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The Hearst Ranch Conservation Plan

Hearst Ranch Conservation Recorded Documents for Public Review

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Governor Schwarzenegger announced on February 18, 2005 that the state and its conservation partners closed escrow on a conservation plan for the historic 82,000 acre Hearst Ranch. The Hearst Corporation, American Land Conservancy and California Rangeland Trust have partnered with the state to preserve 128 square miles of pristine rangeland that includes 18 miles of spectacular coastline along scenic Highway One.

This is five-year effort by the Hearst Corporation, conservationists, environmentalists, agricultural interests, the local community, and the State of California.

This is a culmination of an extremely compatible private/public relationship that began a half century ago, when the Hearst Corporation gave Hearst Castle, San Simeon, California, to the State as a charitable gift. Long before the concept of "Public/Private Partnership" was introduced in California, the Hearst Corporation transferred the magnificent William Randolph Hearst Castle property to the State of California for all to experience and enjoy. Famous architect Julia Morgan's vision for the property is preserved in the Plan for California's Crown Jewel of the Central Coast to protect and preserve our coastline.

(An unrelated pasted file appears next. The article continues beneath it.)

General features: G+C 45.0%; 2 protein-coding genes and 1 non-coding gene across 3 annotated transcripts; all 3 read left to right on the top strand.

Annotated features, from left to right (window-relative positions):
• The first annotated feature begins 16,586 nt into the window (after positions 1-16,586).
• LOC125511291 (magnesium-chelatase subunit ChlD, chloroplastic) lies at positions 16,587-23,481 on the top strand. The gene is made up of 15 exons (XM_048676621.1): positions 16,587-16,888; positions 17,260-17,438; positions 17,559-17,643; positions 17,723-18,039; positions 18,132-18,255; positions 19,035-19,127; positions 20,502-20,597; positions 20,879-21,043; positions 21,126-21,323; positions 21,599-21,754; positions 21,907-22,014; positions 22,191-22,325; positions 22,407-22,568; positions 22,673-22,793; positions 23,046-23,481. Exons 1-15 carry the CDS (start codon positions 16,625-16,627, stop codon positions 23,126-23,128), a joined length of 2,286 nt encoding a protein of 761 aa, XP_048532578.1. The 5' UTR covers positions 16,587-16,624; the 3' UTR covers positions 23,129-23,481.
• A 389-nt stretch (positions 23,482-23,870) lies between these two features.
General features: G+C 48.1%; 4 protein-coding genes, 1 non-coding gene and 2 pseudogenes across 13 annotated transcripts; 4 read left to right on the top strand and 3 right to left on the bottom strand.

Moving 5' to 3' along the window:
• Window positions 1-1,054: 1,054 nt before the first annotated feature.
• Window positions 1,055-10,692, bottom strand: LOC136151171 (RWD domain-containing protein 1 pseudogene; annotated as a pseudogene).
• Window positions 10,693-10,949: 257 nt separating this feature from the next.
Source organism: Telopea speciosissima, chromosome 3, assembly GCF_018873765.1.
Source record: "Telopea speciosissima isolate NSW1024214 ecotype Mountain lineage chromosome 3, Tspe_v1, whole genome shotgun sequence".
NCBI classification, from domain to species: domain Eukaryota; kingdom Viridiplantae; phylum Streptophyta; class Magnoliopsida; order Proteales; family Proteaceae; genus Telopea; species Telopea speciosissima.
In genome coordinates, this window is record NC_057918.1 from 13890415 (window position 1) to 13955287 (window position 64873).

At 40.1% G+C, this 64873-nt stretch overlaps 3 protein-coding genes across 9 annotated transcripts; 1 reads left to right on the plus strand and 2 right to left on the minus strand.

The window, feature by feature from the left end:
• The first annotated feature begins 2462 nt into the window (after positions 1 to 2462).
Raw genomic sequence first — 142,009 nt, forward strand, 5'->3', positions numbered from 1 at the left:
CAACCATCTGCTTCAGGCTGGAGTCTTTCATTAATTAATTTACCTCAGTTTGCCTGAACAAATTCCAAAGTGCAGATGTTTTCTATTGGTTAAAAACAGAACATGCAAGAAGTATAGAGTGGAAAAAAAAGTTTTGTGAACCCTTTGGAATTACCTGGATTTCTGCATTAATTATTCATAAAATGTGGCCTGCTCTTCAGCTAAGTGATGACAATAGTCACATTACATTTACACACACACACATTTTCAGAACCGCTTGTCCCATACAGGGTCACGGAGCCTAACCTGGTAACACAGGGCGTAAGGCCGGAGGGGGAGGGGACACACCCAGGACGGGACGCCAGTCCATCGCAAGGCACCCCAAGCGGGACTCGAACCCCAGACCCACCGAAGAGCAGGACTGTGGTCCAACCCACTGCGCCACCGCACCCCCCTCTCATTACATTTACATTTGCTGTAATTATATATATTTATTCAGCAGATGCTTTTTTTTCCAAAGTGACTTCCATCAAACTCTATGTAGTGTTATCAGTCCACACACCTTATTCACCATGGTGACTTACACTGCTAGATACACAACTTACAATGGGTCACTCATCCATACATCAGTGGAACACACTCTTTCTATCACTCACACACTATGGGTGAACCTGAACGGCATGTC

In a visionary act to protect the coastline, California voters approved the Coastal Commission in 1972 ensuring public access, which is a unique California value. Three decades later, voters passed Proposition 40, the $2.6 billion dollar "California Clean Water, Clean Air, Safe Neighborhood Parks, and Coastal Protection Act of 2002" (2002 Resources Bond). Also, in 2002, voters passed Proposition 50 known as the "Water Security, Clean Drinking Water, Coastal and Beach Protection Act of 2002".

This review began with an open process and disclosure of information to the public through this Web site, a public meeting in Cuyacos, San Luis Obispo County on July 15, 2004, and in public hearings at the Wildlife Conservation Board on August 12, 2004 in Sacramento and the State Coastal Conservancy on September 15, 2004 in Sonoma County.